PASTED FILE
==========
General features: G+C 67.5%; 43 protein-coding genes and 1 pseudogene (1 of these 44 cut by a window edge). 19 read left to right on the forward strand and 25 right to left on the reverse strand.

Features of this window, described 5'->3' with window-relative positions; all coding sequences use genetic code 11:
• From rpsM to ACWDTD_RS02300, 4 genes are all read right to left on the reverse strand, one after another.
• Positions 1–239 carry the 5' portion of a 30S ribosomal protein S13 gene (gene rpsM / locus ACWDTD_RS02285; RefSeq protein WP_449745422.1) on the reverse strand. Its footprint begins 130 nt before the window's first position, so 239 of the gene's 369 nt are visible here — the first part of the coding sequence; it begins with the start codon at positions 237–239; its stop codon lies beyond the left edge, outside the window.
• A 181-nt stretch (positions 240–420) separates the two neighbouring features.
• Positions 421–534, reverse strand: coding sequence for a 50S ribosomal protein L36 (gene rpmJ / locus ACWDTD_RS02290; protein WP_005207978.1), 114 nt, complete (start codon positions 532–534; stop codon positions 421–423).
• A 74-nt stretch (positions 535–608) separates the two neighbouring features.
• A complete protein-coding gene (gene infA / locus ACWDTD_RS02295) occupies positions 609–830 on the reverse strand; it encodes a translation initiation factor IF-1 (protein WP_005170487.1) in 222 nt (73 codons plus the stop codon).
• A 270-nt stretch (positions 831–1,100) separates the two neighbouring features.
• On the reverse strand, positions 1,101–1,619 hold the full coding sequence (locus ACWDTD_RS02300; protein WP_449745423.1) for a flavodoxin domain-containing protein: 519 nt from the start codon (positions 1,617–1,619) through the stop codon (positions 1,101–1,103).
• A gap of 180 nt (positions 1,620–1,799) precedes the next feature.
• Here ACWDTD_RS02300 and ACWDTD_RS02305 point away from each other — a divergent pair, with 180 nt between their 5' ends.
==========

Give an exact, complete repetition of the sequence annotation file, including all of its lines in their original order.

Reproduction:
General features: G+C 67.5%; 43 protein-coding genes and 1 pseudogene (1 of these 44 cut by a window edge). 19 read left to right on the forward strand and 25 right to left on the reverse strand.

Features of this window, described 5'->3' with window-relative positions; all coding sequences use genetic code 11:
• From rpsM to ACWDTD_RS02300, 4 genes are all read right to left on the reverse strand, one after another.
• Positions 1–239 carry the 5' portion of a 30S ribosomal protein S13 gene (gene rpsM / locus ACWDTD_RS02285; RefSeq protein WP_449745422.1) on the reverse strand. Its footprint begins 130 nt before the window's first position, so 239 of the gene's 369 nt are visible here — the first part of the coding sequence; it begins with the start codon at positions 237–239; its stop codon lies beyond the left edge, outside the window.
• A 181-nt stretch (positions 240–420) separates the two neighbouring features.
• Positions 421–534, reverse strand: coding sequence for a 50S ribosomal protein L36 (gene rpmJ / locus ACWDTD_RS02290; protein WP_005207978.1), 114 nt, complete (start codon positions 532–534; stop codon positions 421–423).
• A 74-nt stretch (positions 535–608) separates the two neighbouring features.
• A complete protein-coding gene (gene infA / locus ACWDTD_RS02295) occupies positions 609–830 on the reverse strand; it encodes a translation initiation factor IF-1 (protein WP_005170487.1) in 222 nt (73 codons plus the stop codon).
• A 270-nt stretch (positions 831–1,100) separates the two neighbouring features.
• On the reverse strand, positions 1,101–1,619 hold the full coding sequence (locus ACWDTD_RS02300; protein WP_449745423.1) for a flavodoxin domain-containing protein: 519 nt from the start codon (positions 1,617–1,619) through the stop codon (positions 1,101–1,103).
• A gap of 180 nt (positions 1,620–1,799) precedes the next feature.
• Here ACWDTD_RS02300 and ACWDTD_RS02305 point away from each other — a divergent pair, with 180 nt between their 5' ends.